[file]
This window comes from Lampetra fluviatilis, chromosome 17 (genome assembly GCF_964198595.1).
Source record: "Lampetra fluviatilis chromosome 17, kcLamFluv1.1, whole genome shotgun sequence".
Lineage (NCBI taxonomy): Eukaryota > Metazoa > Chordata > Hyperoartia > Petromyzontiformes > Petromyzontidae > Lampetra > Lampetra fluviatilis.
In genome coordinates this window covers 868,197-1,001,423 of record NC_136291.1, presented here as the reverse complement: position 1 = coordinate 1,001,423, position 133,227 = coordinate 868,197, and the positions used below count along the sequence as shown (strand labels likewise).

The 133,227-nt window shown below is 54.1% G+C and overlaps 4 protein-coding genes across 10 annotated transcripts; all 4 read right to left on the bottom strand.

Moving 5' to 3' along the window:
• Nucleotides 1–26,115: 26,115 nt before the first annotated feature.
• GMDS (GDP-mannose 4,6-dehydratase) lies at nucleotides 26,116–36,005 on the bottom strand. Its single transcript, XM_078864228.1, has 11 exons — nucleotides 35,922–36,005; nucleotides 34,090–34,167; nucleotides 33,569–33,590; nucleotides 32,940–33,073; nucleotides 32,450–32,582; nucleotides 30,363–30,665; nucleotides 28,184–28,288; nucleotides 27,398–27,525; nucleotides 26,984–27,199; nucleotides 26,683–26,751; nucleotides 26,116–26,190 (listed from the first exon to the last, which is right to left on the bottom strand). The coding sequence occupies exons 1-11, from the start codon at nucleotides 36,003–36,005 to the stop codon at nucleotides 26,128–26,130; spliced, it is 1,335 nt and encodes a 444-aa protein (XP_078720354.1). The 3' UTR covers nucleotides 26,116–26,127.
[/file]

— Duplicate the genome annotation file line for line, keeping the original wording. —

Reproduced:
This window comes from Lampetra fluviatilis, chromosome 17 (genome assembly GCF_964198595.1).
Source record: "Lampetra fluviatilis chromosome 17, kcLamFluv1.1, whole genome shotgun sequence".
Lineage (NCBI taxonomy): Eukaryota > Metazoa > Chordata > Hyperoartia > Petromyzontiformes > Petromyzontidae > Lampetra > Lampetra fluviatilis.
In genome coordinates this window covers 868,197-1,001,423 of record NC_136291.1, presented here as the reverse complement: position 1 = coordinate 1,001,423, position 133,227 = coordinate 868,197, and the positions used below count along the sequence as shown (strand labels likewise).

The 133,227-nt window shown below is 54.1% G+C and overlaps 4 protein-coding genes across 10 annotated transcripts; all 4 read right to left on the bottom strand.

Moving 5' to 3' along the window:
• Nucleotides 1–26,115: 26,115 nt before the first annotated feature.
• GMDS (GDP-mannose 4,6-dehydratase) lies at nucleotides 26,116–36,005 on the bottom strand. Its single transcript, XM_078864228.1, has 11 exons — nucleotides 35,922–36,005; nucleotides 34,090–34,167; nucleotides 33,569–33,590; nucleotides 32,940–33,073; nucleotides 32,450–32,582; nucleotides 30,363–30,665; nucleotides 28,184–28,288; nucleotides 27,398–27,525; nucleotides 26,984–27,199; nucleotides 26,683–26,751; nucleotides 26,116–26,190 (listed from the first exon to the last, which is right to left on the bottom strand). The coding sequence occupies exons 1-11, from the start codon at nucleotides 36,003–36,005 to the stop codon at nucleotides 26,128–26,130; spliced, it is 1,335 nt and encodes a 444-aa protein (XP_078720354.1). The 3' UTR covers nucleotides 26,116–26,127.